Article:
KARACHI: The US dollar reached Rs200 in interbank trading on Thursday morning, gaining Re1 from the previous day's close of Rs199, data by the Forex Association of Pakistan (FAP) showed.
According to the FAP, the US currency had reached the Rs200 mark.
A day ago, the greenback had made a significant gain of more than Rs2 from Tuesday's close and settled at Rs199 at the session's end, which was the latest in a string of record highs that the US currency has been hitting since last Tuesday.
While the FAP recorded the previous day's closing rate at Rs199, data released by the State Bank of Pakistan stated the closing rate as Rs198.39 — still remarkably close to the Rs200 milestone that the international currency was being anticipated to reach earlier in the day on account of the country's rising import bill, growing current account deficit and depleting foreign exchange reserves.
The dollar's value already reached Rs200 in the open market yesterday.
According to Saad Bin Naseer, co-founder and director of web-based financial data and analytics portal Mettis Global, the rupee's fall is mainly on account of a lack of clarity from the government on its plans to arrest the decline in foreign exchange reserves.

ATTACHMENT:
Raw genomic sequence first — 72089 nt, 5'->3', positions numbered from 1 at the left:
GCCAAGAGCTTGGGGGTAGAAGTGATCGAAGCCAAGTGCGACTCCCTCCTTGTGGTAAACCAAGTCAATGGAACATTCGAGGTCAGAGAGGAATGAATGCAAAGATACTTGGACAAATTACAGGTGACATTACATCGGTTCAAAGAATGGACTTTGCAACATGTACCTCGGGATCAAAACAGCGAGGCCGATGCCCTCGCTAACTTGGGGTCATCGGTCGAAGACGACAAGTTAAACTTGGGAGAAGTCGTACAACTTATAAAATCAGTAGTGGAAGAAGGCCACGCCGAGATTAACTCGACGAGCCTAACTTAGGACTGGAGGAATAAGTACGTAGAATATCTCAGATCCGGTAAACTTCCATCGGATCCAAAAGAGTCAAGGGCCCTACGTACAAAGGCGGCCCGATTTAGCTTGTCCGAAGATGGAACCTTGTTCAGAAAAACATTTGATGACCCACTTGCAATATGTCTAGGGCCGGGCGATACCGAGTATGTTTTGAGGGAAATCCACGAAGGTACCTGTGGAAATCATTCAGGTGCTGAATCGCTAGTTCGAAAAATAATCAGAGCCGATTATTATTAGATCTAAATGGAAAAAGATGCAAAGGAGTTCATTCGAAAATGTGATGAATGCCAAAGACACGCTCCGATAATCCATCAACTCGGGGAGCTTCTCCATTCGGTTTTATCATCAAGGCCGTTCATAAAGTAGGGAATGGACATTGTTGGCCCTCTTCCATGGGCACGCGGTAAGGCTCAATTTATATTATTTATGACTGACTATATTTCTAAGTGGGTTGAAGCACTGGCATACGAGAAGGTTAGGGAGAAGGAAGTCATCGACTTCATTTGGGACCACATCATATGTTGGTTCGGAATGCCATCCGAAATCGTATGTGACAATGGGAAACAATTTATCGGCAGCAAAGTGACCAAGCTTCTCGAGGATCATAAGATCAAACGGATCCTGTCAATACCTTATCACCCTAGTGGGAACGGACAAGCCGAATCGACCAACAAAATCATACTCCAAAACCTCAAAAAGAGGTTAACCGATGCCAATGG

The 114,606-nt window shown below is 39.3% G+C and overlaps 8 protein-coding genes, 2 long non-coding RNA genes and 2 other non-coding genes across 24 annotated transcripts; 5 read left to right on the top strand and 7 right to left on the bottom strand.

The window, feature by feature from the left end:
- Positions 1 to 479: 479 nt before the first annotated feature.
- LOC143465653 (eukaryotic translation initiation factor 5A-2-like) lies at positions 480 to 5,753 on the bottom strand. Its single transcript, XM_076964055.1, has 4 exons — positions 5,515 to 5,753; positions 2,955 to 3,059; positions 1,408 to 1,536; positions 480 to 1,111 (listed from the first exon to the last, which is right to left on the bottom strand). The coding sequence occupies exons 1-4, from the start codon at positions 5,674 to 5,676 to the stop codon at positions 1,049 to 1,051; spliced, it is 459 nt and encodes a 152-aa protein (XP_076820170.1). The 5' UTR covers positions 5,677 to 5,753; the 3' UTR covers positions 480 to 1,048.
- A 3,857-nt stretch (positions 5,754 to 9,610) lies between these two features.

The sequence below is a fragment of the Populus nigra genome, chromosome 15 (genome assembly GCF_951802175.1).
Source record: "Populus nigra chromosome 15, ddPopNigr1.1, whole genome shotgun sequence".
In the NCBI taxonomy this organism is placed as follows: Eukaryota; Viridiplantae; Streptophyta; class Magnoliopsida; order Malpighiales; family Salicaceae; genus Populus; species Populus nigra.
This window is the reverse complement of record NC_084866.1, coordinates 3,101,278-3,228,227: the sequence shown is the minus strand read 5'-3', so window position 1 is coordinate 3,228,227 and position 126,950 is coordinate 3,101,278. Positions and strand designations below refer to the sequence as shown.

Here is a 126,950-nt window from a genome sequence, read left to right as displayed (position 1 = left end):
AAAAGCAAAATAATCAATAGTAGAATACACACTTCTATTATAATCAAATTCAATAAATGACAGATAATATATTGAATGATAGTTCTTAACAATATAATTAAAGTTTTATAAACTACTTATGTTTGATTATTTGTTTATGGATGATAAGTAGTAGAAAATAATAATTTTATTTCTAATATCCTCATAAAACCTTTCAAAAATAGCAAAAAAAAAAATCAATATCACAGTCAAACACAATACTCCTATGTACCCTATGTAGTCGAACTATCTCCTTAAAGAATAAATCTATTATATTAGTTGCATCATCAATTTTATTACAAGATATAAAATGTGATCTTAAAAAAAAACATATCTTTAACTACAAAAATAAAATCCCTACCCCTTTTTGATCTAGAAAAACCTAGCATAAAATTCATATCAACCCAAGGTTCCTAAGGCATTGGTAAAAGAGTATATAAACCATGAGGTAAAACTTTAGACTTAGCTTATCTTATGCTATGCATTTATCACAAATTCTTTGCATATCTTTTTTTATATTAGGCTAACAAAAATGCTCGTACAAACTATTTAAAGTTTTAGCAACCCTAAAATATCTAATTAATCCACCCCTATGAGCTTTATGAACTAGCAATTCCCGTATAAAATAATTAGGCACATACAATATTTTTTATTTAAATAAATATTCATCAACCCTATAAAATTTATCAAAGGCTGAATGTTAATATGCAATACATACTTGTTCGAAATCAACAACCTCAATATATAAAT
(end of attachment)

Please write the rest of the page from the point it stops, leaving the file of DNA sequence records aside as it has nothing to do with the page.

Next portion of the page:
He pointed out that the central bank's reserves were down by $7.5bn since January 1, adding that importers were engaged in panic buying as they were uncertain about whether the government would be able to secure funding from China, Saudi Arabia and the International Monetary Fund, talks with which are underway.
"Meanwhile, exporters are holding their earnings outside the country amid a consistent fall in the rupee's value," he said.
Moreover, foreign exchange reserves of the central bank have touched $10.3bn, lowest since June 2020.
Currency dealers say the unexpectedly high imports bill and low foreign investment were not in support of the exchange rate while over $13bn current account deficit was already there as a challenge for the government.
The development comes as Pakistani officials resumed negotiations with the IMF yesterday, in which Finance Minister Miftah Ismail sought to clear uncertainty on two counts — that the new coalition government would stay in office and take tough decisions, undertake reforms committed in the original fund programme and complete structural benchmarks.
Informed sources said the talks opened on a healthy note as the two sides appeared converging to key principles — separating the state’s economic decision-making from politics.